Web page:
The Summit County Colorado Road Department is responsible for several miles of roads and culverts in a popular skiing and tourist area of Colorado. A culvert structure made of four pipes was underneath a newly paved, busy residential road that also was under Summit County’s authority. The culvert pipes were eroded and close to failure.
One of the many streams that feed into the Colorado River ran through these culverts. Since the flow of water is constant, work on this structure had to occur when the flows were at their lowest. Therefore, due to the poor condition of the pipes, flow from the stream was being severely restricted, especially during high-flow times such as the spring snow melt. The area was also prone to flooding. This meant a short window to perform the work. Summit County needed to fix these culverts quickly, cost-efficiently and without disrupting the road so as not to inconvenience the residents who use it every day.
Snap-Tite representative Russ Wosk presented the county with a no-dig solution: Snap-Tite culvert lining pipe. The pipe system completely rehabilitates culverts without shutting down roads. In addition, due to the continual flow of water through the damaged culverts, the pipe system was a perfect choice of material because it can be installed in water. Made of high-density polyethylene (HDPE), the pipe has a patented male/female machining at each end of the HDPE pipe that is “snapped” together, piece by piece, and pushed into the full length of an existing pipe.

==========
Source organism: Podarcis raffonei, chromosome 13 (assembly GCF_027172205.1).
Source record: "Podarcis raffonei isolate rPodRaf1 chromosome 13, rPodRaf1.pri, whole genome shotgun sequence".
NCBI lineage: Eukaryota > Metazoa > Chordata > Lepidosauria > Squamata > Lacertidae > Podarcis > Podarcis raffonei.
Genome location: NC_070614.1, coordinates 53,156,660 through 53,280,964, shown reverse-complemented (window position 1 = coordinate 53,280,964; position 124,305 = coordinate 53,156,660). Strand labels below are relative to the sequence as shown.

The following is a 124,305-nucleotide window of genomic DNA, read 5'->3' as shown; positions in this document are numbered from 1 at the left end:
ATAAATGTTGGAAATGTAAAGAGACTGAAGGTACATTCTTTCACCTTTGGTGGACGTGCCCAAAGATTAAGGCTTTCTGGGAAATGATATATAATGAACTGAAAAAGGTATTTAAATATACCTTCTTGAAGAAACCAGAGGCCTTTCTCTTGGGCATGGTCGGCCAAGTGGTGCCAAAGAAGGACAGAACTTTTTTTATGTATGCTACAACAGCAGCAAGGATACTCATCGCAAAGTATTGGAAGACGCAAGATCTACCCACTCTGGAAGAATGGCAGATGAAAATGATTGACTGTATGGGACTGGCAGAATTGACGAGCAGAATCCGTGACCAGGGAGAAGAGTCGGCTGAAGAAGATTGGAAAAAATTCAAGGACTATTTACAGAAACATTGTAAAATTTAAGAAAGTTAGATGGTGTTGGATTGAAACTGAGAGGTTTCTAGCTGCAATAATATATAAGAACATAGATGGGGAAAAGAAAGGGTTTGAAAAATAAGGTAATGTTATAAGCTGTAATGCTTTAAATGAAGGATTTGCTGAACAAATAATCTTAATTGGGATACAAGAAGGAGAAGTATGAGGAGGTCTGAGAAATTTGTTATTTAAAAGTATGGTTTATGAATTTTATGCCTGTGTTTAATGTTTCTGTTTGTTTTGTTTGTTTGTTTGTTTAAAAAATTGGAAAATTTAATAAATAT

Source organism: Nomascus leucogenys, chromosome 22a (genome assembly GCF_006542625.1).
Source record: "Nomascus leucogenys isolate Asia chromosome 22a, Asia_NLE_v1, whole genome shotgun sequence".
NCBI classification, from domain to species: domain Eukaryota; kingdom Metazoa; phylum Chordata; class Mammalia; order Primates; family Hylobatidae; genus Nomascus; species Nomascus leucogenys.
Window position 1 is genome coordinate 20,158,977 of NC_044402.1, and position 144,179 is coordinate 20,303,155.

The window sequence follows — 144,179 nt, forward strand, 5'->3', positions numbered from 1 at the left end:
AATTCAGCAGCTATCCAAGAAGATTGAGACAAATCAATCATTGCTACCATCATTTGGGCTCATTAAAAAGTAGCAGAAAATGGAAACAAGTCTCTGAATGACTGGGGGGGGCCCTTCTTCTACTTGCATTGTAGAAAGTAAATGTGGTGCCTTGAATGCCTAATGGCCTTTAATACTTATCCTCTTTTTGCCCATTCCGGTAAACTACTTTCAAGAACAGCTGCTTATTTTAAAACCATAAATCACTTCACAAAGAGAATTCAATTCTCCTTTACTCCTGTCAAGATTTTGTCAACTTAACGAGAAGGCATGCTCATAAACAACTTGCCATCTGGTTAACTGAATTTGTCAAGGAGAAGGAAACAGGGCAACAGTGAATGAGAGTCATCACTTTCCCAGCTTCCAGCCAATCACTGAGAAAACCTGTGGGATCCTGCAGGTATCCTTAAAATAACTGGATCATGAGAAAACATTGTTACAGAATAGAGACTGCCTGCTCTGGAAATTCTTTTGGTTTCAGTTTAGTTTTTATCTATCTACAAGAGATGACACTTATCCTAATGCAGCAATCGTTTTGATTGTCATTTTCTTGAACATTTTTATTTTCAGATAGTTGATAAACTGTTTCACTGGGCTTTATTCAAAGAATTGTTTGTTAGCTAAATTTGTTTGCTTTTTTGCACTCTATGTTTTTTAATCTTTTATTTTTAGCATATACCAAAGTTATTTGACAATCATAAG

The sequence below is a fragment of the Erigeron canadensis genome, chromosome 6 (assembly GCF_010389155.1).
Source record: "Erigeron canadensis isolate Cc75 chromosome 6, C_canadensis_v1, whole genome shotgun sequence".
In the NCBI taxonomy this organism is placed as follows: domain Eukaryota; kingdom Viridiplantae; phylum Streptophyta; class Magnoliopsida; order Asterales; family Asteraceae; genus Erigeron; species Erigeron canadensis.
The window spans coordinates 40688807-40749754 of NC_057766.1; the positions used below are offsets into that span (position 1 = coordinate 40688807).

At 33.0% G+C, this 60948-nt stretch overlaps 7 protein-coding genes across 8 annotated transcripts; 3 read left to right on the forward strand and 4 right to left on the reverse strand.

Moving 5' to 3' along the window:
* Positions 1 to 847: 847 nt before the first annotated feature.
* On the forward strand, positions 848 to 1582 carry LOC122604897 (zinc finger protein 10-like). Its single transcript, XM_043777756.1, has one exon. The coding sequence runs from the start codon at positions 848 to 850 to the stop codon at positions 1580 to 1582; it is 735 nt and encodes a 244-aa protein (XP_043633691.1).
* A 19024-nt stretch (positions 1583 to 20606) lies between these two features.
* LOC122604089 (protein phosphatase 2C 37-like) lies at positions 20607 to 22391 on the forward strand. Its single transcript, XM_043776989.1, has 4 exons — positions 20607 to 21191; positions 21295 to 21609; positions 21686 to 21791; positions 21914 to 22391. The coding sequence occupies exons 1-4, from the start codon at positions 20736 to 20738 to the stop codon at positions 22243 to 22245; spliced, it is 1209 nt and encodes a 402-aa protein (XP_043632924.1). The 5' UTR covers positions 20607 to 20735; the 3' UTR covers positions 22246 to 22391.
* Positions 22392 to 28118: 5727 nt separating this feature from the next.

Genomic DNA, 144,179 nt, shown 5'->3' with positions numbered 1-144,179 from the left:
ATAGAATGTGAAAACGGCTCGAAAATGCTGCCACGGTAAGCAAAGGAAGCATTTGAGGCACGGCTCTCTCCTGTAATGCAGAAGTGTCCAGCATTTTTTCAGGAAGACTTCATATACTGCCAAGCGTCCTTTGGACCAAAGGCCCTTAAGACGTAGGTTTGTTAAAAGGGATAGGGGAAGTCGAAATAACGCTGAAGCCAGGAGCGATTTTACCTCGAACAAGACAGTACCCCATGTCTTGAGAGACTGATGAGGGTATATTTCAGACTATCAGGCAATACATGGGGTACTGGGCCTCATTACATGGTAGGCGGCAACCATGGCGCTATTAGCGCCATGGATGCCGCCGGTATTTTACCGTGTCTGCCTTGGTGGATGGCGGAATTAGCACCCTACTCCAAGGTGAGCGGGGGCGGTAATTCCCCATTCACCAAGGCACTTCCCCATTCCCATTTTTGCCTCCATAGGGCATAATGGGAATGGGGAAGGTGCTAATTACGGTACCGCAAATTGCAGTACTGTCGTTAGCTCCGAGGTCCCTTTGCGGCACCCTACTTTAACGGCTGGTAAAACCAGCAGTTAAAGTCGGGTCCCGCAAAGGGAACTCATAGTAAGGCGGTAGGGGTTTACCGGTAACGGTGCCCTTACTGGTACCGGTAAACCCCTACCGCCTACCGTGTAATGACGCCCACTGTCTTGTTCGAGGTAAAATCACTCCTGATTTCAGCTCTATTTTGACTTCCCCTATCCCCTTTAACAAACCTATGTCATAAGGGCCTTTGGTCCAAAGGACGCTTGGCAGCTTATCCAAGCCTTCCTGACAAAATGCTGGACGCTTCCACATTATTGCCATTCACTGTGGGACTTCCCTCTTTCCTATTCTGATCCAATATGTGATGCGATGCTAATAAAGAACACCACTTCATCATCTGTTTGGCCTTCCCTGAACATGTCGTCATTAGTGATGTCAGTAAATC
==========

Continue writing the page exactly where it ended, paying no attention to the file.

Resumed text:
Summit County received 140 ft of 28-in. pipe, 70 ft of 36-in. pipe and 70 ft of 24-in. pipe to reline the four culverts. Crews also worked with two 28-in. Hydro-Bells, one 36-in. Hydro-Bell and one 24-in. Hydro-Bell to attach to the end of the pipe. The Hydro-Bell is an inlet control device designed to snap onto the pipe to help increase flow in times of high water flow and potential flooding.
Summit County’s own crew handled the culvert lining installation. The crew first inserted one end of the pipe liner into the damaged culvert. Next, the other end was snapped on to a new piece of pipe, joining the male and female ends together. The process continued one at a time until each culvert was fully lined with the new pipe. The Hydro-Bells were attached at the inlet ends of each pipe. Finally, any annular space between the old culverts and new liner was filled in with grout.
The crew did not have to dig up or disturb the newly paved road in order to restore any of the damaged pipes, and the residents continued to use the road during installation.